5 Big Tech Bets For Indian Banking
Until a few years ago, it was a common sight in India to see the bank customers stand in a queue either with a withdrawal slip in their hand or to get their passbook updated. The last 2-3 years has seen the banks coming up with the ‘anywhere banking’ concept that offers banking service at your doorsteps. The coming years will be even more decisive for the Indian banks that will embrace technologies from mobility, apps and social to cloud and big data to optimize operations and refresh their business models to make it more customer-centric, says a new study by IT services major Infosys.
This would imply that banking trends in India will go beyond ‘anywhere banking’ to ‘everywhere banking.’ “The new trend can help banks find ways to improve profitability and return on equity, meet customer expectations of personalization and better service and to digitize to stay alive,” pointed out Rajashekhara V Maiya, Infosys AVP and lead product manager Finacle product strategy.
Here are the five most disruptive technologies for the Indian banking sector.
Mobile: A game changer
Analysts believe mobile can be a game changer for the banking industry in the coming years. “If one has to enable financial inclusion in India, it has to be done through the mobile and not by opening more branches. It is cheaper for everyone, for regulators, customers and of course, banks. The question that strategy teams in banks should be asking is, do we have a better chance of growth, inclusive growth by distributing a million mobile phones than we would by starting 10,000 branches,” said Brett King, the world’s most renowned banking guru at a recent conference organized by CXOtoday and Oracle in India.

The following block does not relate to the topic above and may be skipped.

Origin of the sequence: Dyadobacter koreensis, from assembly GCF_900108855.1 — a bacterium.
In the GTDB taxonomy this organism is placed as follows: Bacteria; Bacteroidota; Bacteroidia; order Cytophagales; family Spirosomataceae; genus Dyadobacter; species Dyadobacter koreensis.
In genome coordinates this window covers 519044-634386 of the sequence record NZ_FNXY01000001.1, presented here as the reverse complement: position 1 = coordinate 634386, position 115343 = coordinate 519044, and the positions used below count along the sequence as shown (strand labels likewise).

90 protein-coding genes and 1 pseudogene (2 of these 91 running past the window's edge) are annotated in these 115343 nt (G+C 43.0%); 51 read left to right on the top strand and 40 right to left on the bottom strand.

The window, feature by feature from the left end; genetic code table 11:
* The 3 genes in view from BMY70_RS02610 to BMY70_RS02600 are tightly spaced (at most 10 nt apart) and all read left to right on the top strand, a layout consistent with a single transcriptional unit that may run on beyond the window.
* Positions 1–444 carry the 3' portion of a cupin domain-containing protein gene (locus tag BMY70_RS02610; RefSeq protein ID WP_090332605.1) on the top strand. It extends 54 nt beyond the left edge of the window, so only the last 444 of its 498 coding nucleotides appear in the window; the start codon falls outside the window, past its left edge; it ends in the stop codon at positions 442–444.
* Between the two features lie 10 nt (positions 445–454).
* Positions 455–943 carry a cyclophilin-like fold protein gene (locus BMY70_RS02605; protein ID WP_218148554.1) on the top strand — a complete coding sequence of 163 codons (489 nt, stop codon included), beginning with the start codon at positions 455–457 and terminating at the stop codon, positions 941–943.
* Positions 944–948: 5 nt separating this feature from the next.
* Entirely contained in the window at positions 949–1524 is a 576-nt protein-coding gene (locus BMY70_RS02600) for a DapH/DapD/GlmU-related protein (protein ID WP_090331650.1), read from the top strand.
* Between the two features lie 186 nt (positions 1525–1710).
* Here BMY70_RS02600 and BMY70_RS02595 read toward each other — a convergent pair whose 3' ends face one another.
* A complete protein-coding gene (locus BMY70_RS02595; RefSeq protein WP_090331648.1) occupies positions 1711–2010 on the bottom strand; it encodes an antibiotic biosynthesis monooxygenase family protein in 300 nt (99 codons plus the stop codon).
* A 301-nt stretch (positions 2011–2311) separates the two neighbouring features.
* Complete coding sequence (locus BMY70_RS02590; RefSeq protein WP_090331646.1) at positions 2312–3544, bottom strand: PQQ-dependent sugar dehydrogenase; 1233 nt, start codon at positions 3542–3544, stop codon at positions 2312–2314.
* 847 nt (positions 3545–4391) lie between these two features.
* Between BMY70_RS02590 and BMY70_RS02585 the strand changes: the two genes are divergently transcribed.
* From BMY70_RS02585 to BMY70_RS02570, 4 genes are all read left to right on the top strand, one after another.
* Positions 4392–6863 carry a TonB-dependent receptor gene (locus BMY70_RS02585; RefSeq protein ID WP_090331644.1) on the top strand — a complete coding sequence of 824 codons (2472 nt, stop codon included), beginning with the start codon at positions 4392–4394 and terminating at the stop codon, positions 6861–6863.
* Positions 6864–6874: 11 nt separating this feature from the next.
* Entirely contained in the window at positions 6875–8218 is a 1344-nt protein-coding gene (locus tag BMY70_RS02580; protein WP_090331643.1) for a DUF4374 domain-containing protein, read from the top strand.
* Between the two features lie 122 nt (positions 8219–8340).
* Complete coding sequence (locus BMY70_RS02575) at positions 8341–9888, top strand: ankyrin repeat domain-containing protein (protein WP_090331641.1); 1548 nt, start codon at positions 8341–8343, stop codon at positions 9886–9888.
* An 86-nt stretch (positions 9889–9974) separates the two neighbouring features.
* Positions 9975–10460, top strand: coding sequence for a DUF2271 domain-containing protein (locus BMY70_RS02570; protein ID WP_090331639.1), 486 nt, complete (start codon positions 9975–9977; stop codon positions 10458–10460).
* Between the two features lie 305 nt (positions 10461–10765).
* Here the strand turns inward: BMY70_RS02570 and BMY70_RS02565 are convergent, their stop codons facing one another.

He believes that countries like Kenya, Indonesia and Philippines have proven that one does not need more bank branches for financial inclusion, but have to move on to the mobile. The Infosys report too mentioned that mobile mobile banking will see a rapid increase in the coming years. To read the full conversation with Brett King Click here
Betting on Big Data